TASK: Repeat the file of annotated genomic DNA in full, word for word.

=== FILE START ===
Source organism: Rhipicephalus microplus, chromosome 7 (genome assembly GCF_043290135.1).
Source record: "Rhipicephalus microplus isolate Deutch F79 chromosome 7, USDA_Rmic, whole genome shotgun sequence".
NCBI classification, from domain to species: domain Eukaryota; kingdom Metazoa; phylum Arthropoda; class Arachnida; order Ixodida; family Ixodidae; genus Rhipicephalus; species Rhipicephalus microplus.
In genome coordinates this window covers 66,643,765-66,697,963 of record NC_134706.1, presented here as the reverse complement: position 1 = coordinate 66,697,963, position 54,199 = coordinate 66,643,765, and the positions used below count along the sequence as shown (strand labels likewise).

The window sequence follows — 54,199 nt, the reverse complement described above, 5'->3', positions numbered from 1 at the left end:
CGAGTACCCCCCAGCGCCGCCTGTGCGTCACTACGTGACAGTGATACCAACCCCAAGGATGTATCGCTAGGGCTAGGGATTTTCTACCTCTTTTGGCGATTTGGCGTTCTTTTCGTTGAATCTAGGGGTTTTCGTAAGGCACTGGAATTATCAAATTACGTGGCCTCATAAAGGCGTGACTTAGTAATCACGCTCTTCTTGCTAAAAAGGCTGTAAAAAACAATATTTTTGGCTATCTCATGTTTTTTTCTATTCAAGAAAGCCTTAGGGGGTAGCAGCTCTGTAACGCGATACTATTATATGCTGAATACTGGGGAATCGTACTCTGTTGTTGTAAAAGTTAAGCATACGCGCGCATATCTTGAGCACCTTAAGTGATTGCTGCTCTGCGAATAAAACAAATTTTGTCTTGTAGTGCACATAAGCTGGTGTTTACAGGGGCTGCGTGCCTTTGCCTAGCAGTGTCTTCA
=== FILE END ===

Source organism: Rhipicephalus microplus, chromosome 7 (genome assembly GCF_043290135.1).
Source record: "Rhipicephalus microplus isolate Deutch F79 chromosome 7, USDA_Rmic, whole genome shotgun sequence".
NCBI classification, from domain to species: domain Eukaryota; kingdom Metazoa; phylum Arthropoda; class Arachnida; order Ixodida; family Ixodidae; genus Rhipicephalus; species Rhipicephalus microplus.
In genome coordinates this window covers 66,643,765-66,697,963 of record NC_134706.1, presented here as the reverse complement: position 1 = coordinate 66,697,963, position 54,199 = coordinate 66,643,765, and the positions used below count along the sequence as shown (strand labels likewise).

The window sequence follows — 54,199 nt, the reverse complement described above, 5'->3', positions numbered from 1 at the left end:
CGAGTACCCCCCAGCGCCGCCTGTGCGTCACTACGTGACAGTGATACCAACCCCAAGGATGTATCGCTAGGGCTAGGGATTTTCTACCTCTTTTGGCGATTTGGCGTTCTTTTCGTTGAATCTAGGGGTTTTCGTAAGGCACTGGAATTATCAAATTACGTGGCCTCATAAAGGCGTGACTTAGTAATCACGCTCTTCTTGCTAAAAAGGCTGTAAAAAACAATATTTTTGGCTATCTCATGTTTTTTTCTATTCAAGAAAGCCTTAGGGGGTAGCAGCTCTGTAACGCGATACTATTATATGCTGAATACTGGGGAATCGTACTCTGTTGTTGTAAAAGTTAAGCATACGCGCGCATATCTTGAGCACCTTAAGTGATTGCTGCTCTGCGAATAAAACAAATTTTGTCTTGTAGTGCACATAAGCTGGTGTTTACAGGGGCTGCGTGCCTTTGCCTAGCAGTGTCTTCA